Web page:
Although air is suitable as the atmosphere for use in thermal stabilization, the fiber may be thermally stabilized in the presence of hydrogen chloride gas, sulfur dioxide gas or nitrogen monoxide gas, or under irradiation of light. Among the atmospheres for use in carbonization or graphitization, nitrogen, hydrogen, helium and argon are preferred. To obtain a carbon fiber having a better tensile strength and modulus of elasticity, it is preferable to heat the fiber under tension (normally 0.1 to 0.5 g/d) as is generally known. It is particularly effective to apply tension at the time of thermal stabilization and carbonization or graphitization. The carbonization or graphitization may be carried out under reduced or increased pressure.
By employing such a process of the present invention, it is now possible to produce a carbon fiber which is very excellent in tensile strength and modulus of elasticity at a high production efficiency and in a short time. Accordingly, the carbon fiber having such excellent properties can be advantageously used in the wide field of reinforcing material, exothermic elements, refractory materials, etc.
For a better understanding of the present invention, representative examples of the invention are set forth hereinafter. The percentages and parts in the examples are by weight unless otherwise specified.
A spinning solution was obtained by dissolving 17 parts of an acrylonitrile copolymer containing 97% acrylonitrile in 83 parts of a 50% aqueous solution of sodium thiocyanate. After this spinning solution was extruded into air through a spinnerette, it was introduced into a 12% aqueous solution of sodium thiocyanate to form coagulated filaments. Thereafter, the fiber was washed with water and then stretched 3 times the length in boiling water, and further stretched 2.5 times in superheated steam to obtain an acrylonitrile fiber in a swollen state having a water content of 160% and having a single-filament fineness of 1.3 denier.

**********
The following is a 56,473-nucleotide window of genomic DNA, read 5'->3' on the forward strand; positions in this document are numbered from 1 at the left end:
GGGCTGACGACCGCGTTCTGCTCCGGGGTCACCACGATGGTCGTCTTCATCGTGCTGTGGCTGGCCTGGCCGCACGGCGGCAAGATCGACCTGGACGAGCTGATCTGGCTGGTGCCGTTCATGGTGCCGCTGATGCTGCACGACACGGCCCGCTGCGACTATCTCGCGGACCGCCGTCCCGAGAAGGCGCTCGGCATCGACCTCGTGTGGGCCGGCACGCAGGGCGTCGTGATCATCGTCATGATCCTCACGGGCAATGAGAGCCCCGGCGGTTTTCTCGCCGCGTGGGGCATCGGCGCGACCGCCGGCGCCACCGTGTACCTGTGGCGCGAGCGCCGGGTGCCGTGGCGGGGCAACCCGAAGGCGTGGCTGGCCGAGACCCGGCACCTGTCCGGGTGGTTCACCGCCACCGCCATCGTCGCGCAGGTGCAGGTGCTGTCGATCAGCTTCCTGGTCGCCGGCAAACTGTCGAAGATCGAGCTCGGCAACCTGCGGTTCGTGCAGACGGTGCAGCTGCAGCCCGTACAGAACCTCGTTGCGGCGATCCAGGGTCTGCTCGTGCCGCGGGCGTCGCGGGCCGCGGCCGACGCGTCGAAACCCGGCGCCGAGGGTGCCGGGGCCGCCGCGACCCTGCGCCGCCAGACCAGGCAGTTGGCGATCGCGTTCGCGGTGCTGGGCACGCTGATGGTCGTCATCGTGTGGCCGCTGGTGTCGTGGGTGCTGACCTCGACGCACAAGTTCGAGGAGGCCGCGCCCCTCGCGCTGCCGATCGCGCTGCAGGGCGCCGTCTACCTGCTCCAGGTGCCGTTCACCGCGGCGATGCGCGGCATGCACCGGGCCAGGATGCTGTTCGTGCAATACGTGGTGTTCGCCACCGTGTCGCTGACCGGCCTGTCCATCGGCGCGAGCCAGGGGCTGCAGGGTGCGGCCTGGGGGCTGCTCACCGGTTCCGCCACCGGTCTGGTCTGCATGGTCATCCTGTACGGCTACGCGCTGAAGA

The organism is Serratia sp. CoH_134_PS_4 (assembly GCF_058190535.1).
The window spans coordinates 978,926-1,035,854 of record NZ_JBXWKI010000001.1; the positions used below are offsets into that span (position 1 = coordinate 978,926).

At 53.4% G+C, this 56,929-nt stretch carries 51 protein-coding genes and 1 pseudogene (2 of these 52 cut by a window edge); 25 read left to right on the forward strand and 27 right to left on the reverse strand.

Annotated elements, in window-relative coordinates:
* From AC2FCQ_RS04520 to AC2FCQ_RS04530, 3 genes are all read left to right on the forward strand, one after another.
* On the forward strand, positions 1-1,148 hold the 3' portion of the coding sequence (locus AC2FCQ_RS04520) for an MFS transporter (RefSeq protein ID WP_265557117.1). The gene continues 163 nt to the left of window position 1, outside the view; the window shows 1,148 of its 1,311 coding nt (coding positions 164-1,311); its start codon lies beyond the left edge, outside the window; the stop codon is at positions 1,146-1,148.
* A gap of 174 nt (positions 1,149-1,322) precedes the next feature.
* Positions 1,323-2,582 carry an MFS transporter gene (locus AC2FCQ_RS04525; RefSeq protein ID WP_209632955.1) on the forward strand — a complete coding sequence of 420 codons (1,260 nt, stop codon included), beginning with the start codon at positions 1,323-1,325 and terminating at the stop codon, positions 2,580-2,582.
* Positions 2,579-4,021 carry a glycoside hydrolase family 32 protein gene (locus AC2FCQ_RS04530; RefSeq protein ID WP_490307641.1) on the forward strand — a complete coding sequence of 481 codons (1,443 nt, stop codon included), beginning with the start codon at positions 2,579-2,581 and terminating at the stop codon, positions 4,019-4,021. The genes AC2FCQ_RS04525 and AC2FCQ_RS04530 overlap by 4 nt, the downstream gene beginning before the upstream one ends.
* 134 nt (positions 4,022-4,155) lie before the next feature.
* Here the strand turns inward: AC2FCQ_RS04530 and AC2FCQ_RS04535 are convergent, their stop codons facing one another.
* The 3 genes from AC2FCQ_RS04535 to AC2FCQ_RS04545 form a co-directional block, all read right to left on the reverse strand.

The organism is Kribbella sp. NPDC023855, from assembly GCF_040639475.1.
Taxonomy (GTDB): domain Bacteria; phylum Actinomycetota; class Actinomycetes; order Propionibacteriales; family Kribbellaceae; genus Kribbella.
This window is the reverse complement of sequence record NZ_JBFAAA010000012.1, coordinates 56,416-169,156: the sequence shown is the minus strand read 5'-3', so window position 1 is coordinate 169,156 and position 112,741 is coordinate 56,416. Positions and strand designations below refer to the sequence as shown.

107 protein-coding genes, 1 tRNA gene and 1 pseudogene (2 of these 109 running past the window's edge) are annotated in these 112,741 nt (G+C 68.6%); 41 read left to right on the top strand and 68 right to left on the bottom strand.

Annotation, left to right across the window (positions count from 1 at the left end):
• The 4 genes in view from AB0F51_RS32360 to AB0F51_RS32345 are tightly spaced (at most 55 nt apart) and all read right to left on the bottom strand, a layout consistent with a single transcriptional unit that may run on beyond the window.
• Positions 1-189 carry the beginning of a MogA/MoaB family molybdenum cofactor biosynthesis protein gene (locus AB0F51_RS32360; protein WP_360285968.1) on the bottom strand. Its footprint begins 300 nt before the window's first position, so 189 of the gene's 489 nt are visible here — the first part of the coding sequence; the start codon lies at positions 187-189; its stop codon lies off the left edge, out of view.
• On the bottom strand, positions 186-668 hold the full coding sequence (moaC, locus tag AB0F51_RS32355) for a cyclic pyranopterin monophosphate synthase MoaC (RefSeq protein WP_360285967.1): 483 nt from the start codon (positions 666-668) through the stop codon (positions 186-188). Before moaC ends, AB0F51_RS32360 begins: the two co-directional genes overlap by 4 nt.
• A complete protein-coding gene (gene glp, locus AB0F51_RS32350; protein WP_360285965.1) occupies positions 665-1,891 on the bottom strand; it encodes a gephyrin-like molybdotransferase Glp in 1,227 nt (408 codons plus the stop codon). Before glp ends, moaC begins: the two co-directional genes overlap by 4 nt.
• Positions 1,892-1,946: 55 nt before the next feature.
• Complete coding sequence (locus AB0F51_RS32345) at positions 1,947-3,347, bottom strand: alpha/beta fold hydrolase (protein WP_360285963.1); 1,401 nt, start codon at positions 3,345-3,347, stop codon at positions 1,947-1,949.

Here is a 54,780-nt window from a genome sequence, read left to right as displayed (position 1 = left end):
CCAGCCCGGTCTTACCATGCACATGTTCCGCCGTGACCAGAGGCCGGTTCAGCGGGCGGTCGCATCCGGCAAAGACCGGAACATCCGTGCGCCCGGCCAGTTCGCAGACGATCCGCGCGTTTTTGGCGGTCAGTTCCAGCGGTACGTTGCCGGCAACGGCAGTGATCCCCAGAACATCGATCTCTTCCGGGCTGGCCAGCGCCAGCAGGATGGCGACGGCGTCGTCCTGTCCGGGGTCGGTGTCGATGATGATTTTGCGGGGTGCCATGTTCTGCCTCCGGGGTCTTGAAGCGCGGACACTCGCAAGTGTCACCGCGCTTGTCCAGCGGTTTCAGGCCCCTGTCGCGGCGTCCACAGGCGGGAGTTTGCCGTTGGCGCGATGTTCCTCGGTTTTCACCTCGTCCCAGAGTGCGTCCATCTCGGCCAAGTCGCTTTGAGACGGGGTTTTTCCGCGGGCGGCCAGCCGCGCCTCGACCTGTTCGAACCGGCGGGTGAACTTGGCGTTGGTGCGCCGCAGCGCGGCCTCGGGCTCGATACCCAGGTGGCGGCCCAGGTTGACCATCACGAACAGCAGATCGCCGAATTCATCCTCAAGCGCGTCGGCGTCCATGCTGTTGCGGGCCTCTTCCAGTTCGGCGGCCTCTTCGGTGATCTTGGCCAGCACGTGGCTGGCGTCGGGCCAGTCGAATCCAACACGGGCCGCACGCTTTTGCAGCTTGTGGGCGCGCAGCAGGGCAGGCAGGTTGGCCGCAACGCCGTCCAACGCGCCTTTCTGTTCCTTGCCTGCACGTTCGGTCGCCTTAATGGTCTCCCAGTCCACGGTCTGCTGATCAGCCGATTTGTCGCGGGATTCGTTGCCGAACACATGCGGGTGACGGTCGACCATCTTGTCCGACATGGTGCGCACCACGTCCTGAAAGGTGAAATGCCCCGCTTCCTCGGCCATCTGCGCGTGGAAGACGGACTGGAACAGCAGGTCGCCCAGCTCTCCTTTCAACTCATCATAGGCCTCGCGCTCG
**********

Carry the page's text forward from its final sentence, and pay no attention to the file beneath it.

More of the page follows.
The water-swollen fiber was then immersed into an aqueous emulsion consisting of 100 parts of an aminosiloxane (NH2 content 0.5%) of the following formula: ##STR3## 50 parts of POE (9) nonylphenyl phosphate and 4 parts of zinc acetate as the catalyst, and thereafter the fiber was dried at 120° C. for 3 minutes. In this way, an acrylonitrile fiber impregnated with 0.42% of the aminosiloxane was obtained. The fiber thus obtained was free from such defects as filament fluffiness, breakage and spreading. Subsequently, this fiber containing the aminosiloxane was heat-treated under a definite length at 230° C. for one minute. On immersing the treated fiber thus obtained into a 60% aqueous solution of sodium thiocyanate maintained at 80° C. for 20 minutes, the ratio of the undissolved matter in this solution was found to be 21%. On the other hand, when the same fiber dried without the aminosiloxane treatment was subjected to the above-mentioned heat treatment, the ratio of the undissolved matter of the treated fiber thus obtained in a 60% aqueous solution of sodium thiocyanate solution was found to be 4%. The two kinds of fibers were thermally stabilized in an air atmosphere under a definite length at 230° C. for 3 hours, respectively. On examining the two thermally stabilized fibers for their fusion-adhesion between filaments, the aminosiloxane-containing fiber was completely free from fusion-adhesion, but the fiber without the aminosiloxane treatment had remarkable fusion-adhesion.
In general, with the progress of the heat decomposition of the fiber, the solubility of the fiber in the aqueous solution of sodium thiocyanate decreases, namely the ratio of the undissolved matter increases. The above-mentioned result shows that, when a specific aminosiloxane is incorporated into the fiber according to the present invention, its accelerating effect on the heat decomposition is very high. It is also understood that the aminosiloxane used in the present invention not only accelerates the heat decomposition but also satisfactorily prevents the fusion-adhesion between filaments in the thermal stabilization step, so that the thermal stabilization operation becomes very easy.